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But unfortunately for New Zealand, it wasn't quite a dream result.
The All Blacks Sevens had to content themselves with the silver medal after being overpowered by great rivals Fiji 27-12 at Tokyo Stadium tonight.
It was New Zealand's second sevens silver after the women's side were runners-up in Rio five years ago, a collection that may soon increase with the Black Ferns Sevens kicking off their campaign tomorrow.
But despite that silver hue that now complements the black jersey, the men's side fell just short of the redemption they were seeking after the horror show of Rio 2016.
The All Blacks Sevens were nervous debutants at those Games, losing to Japan and Great Britain in pool play before being dumped out of the quarter-finals by eventual champions Fiji.
New Zealand's woes denied the sport of sevens what would have been a fitting finale to its first inclusion at the Olympics - but the wait for such a showpiece was fortunately brief.
The match-up between the traditional rivals of men's sevens was always destined to be the best advertisement for the game on the global stage, and it delivered on that promise tonight.
That will be of little consolation for New Zealand - the silver medal hanging around the players' necks will undoubtedly provide a measure of.
Most of Fiji's players were in tears as their anthem rung out but, moments later, the prevailing emotion was joy, as the defending champions' early tactic of kicking undid the challengers.
First, Joe Webber had the ball ripped from his grasp and Fiji quickly capitalised through Meli Derenalagi. Then, from the next play, Andrew Knewstubb failed to ground the ball following a deep kick, gifting a try to Sireli Maqala.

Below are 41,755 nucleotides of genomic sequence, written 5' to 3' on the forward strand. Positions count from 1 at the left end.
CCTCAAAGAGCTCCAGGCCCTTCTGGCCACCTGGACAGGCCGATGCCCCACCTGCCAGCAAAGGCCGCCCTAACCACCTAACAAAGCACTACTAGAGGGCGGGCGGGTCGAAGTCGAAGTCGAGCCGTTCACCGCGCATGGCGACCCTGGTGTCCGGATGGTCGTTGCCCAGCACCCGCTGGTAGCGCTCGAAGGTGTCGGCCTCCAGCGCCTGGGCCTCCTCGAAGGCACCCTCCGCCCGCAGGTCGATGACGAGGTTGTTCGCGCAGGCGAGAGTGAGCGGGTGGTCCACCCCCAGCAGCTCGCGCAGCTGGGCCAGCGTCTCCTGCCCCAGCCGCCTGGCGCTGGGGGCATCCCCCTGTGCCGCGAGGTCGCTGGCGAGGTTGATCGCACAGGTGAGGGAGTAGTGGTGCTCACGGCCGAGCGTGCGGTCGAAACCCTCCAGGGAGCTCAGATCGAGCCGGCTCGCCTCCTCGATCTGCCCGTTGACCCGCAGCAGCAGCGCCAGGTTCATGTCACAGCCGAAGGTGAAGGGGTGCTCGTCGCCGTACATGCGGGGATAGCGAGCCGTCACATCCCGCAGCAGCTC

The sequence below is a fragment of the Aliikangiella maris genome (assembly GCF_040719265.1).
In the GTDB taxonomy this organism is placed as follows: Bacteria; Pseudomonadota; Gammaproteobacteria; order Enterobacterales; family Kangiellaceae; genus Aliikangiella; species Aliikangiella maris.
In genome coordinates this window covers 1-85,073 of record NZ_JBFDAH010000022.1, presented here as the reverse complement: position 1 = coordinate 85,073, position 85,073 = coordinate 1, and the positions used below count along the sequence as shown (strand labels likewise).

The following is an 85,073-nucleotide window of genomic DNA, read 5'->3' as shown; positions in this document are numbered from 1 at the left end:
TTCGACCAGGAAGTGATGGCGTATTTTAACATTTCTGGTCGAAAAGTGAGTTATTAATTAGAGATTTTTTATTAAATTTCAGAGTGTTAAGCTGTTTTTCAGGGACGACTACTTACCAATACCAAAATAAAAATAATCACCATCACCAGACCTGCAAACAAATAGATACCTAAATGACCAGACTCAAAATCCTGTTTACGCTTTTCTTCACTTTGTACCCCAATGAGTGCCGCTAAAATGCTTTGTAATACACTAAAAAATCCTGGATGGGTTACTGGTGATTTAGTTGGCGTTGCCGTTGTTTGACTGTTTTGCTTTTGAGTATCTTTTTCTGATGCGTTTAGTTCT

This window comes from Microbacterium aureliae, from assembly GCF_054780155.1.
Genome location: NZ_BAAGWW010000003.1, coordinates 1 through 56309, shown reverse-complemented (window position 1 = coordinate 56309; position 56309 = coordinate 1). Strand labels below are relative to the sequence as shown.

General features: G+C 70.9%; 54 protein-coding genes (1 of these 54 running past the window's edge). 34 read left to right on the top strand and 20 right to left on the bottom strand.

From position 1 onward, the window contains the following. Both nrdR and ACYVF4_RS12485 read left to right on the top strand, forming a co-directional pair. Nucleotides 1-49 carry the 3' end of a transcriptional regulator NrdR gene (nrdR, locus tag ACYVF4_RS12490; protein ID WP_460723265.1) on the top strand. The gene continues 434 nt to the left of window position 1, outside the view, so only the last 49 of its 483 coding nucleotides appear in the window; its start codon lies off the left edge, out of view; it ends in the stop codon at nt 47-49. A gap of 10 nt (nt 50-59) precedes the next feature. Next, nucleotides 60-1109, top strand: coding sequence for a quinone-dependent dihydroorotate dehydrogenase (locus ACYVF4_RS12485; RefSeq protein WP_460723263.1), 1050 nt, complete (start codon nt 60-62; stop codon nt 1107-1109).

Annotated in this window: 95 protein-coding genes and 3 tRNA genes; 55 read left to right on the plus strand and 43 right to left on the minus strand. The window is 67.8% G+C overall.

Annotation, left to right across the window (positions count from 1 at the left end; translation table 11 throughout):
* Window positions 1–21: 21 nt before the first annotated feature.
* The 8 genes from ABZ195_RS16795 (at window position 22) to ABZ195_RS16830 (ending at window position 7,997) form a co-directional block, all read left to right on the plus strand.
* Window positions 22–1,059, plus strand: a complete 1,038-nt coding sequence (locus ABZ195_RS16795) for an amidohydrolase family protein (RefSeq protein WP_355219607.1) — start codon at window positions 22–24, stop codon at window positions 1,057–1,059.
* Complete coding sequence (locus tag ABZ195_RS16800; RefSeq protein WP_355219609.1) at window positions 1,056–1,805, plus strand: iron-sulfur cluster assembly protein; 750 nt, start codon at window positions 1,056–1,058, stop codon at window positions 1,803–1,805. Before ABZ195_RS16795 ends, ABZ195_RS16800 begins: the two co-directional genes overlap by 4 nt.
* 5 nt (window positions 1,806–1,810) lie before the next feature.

A frantic opening took another turn when Kiwi co-captain Scott Curry showed his power and pace to slip through a hole 40 metres from the line and hand New Zealand a lifeline.
But Fiji were soon right back on top when Jiuta Wainiqolo powered through a couple of would-be tacklers on the right touchline to score his side's third.
And there was still time in the first half for Sione Molia to pull back a scrappy try after the hooter, cutting the deficit to 19-12 at halftime.
The pressure of the occasion - absent during the first half - seemed to become a factor after the break as attacks were undone by mistakes and defence came to the fore.
Two moments exemplified that and soon sealed the outcome. First Regan Ware's promising break came to nothing after the ball sprung loose from his grasp, then Asaeli Tuivuaka crossed for the decisive try as Fiji somehow unlocked a resolute Kiwi rearguard with a timely display of their ball skills.
New Zealand were unable to produce a miraculous comeback and Fiji were left to celebrate their second straight sevens gold, remaining undefeated in Olympic men's play.
Their quality was just too much for New Zealand to overcome, but Clark Laidlaw's team will one day soon be able to reflect on an excellent tournament.
They appeared to build well through the last few days, with their semifinal success over Great Britain their best all-round performance, guaranteeing the country another medal for its tally.
But once Fiji took care of business against Argentina in the second semifinal, New Zealand must have known gold would be a tall task.
In the third-place playoff, Argentina won their first sevens medal, backing up their under-manned victory over South Africa in the quarter-finals with a 17-12 win over Great Britain.